I “met” AJ on the KDP forums and then discovered her blog. Her post brings to mind all the past holiday meals where the power failed, the pie refused to be a pie, and when my mom and I decided that we didn’t need the good dishes, silver, and linen tablecloth; we just needed to be together.
Christmas mocks me. Well, not the whole holiday. Just the dinner.
I screw up my family’s Christmas dinner every year.
It’s not that I’m a bad cook. I’m actually a pretty good cook the other 364 days of the year. I’m not ever going to win any awards for it, but I’ve managed to keep my kids pretty well-fed for eighteen years, and even my ex-husband has been known to call on occasion for one of my recipes.
To be fair, I call him for recipes, too, but only because he got custody of the recipe file box in the divorce.
At any rate, something goes wrong with the holiday meal I prepare every single year. At first, it was because I was far too ambitious in my meal-planning. I tried to make a turkey, mashed potatoes, homemade gravy – which always turned out as a vaguely gravy-flavored ball – sweet potatoes, green bean casserole, biscuits, and more. I tried to do too much and ended up overwhelmed. Half the meal would burn while the other half was undercooked. Nothing ever hit that midpoint where it was actually edible.
Then there was the year I cooked the ham in the crock pot and someone – who has yet to confess, even after all these years – turned it to the “keep warm” setting when I wasn’t looking. I think it was done around noon the following day.
There was the year we ran out of propane and I had to cook the meal with nothing but an electric skillet and a microwave.
My family still talks about the year I served them coconut cream soup for dessert. It was supposed to be coconut cream pie, but it refused to “set up.”
One year, I got hit with a stomach bug late in the day on Christmas Eve. By Christmas Day, I was violently ill. I still cooked the holiday meal between bouts of vomiting, and my family ended up eating their dinner at the table while I stretched out on the bathroom floor throwing up things my ancestors ate.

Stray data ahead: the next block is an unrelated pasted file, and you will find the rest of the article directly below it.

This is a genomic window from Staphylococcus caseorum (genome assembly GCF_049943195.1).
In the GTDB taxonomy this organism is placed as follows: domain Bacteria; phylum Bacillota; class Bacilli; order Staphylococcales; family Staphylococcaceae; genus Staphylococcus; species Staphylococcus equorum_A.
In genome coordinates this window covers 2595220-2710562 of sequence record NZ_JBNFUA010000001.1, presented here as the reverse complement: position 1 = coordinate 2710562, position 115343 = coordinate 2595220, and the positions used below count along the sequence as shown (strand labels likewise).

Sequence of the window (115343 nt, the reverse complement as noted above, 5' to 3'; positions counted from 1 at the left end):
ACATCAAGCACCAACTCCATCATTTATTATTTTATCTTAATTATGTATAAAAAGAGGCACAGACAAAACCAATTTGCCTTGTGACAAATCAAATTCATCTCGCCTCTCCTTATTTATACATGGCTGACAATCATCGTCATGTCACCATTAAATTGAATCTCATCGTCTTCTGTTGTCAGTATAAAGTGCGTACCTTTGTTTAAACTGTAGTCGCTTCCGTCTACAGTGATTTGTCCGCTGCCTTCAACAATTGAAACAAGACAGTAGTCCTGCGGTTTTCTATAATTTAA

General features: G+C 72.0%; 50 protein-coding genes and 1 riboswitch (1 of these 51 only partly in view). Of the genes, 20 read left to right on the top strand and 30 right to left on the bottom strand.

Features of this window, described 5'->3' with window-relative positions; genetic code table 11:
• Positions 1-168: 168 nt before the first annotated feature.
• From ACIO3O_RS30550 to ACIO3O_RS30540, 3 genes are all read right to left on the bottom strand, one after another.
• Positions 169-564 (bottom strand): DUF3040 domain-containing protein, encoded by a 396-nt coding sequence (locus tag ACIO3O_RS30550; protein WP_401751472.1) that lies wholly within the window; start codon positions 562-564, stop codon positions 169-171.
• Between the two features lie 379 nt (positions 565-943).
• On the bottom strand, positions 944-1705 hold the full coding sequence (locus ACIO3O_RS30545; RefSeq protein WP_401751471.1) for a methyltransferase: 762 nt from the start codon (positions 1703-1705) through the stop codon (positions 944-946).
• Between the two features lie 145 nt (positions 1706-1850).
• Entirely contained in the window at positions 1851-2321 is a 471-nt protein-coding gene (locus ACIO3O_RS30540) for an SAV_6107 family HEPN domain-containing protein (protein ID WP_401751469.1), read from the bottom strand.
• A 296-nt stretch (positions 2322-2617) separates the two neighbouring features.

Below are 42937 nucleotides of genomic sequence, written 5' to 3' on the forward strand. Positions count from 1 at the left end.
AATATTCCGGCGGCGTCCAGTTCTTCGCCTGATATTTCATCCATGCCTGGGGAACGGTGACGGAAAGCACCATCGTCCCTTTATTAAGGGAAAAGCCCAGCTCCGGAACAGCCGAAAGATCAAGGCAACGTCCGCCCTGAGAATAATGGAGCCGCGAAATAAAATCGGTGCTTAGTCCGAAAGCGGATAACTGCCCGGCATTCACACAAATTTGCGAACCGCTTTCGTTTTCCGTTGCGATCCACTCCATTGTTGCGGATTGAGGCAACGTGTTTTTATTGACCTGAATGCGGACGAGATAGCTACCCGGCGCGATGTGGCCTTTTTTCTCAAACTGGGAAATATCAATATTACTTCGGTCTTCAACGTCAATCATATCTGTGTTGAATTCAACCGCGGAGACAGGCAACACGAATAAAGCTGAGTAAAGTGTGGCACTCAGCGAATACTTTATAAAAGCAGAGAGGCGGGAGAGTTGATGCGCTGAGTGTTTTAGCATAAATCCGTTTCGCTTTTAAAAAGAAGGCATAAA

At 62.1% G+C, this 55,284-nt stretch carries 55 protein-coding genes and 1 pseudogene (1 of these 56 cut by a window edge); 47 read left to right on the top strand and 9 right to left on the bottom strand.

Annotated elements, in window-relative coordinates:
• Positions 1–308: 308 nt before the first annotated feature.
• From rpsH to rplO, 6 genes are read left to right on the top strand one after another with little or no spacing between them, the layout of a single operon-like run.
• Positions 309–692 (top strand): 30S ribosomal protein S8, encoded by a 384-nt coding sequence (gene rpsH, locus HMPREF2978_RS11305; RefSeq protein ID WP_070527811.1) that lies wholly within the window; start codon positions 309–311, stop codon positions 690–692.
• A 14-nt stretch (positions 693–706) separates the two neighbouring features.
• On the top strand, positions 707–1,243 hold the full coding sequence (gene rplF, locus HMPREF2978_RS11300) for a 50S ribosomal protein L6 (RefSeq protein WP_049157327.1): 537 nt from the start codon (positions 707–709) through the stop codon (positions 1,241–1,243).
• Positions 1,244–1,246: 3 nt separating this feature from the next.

My favorite memory – or lack thereof, actually – is of the year I started with a shot of Bailey’s in my morning coffee and moved up to mimosas by the time I washed the breakfast dishes. It was all sort of downhill from there.
The year I finally stopped trying so hard was the year my children got new sleds from their grandmother for Christmas. The kids played with their new toys all day and talked about sledding, but never seemed to get around to it. That year, all the food turned out perfectly. Everything was done at the same time. The table was set with the special holiday dishes and my grandmother’s tablecloth. It was perfect.
But when I called them to the table, all I saw were their horror-stricken faces and a lot of tears. “But Mom!” they wailed. “We never got to try our new sleds, and now it’s dark out!”
What was I to do? Out they went, in the dark, riding their sleds up and down the driveway under the big yard light, while their father and I watched from folding chairs by the front window and ate our Christmas dinner off of paper plates.
That was the year I realized that it doesn’t matter what I cook or how I cook it, as long as we all enjoy our day together. I now start the ham in the crock pot the night before (and God help anyone who touches the dial). I make mashed potatoes from scratch, but the corn is canned, and so is the gravy. For that matter, so are the biscuits. I skip the sweet potatoes and green bean casserole because no one ever ate those anyway. It’s a pretty simple meal, made up of foods we all love, and nobody stresses out over it.
The kids have plenty of time to play with their toys and games, and I have time to get out of the kitchen and enjoy a good book. It’s the perfect Christmas.
And the dessert? My mom’s traditional lemon meringue pie, of course.
Find all of AJ’s books here.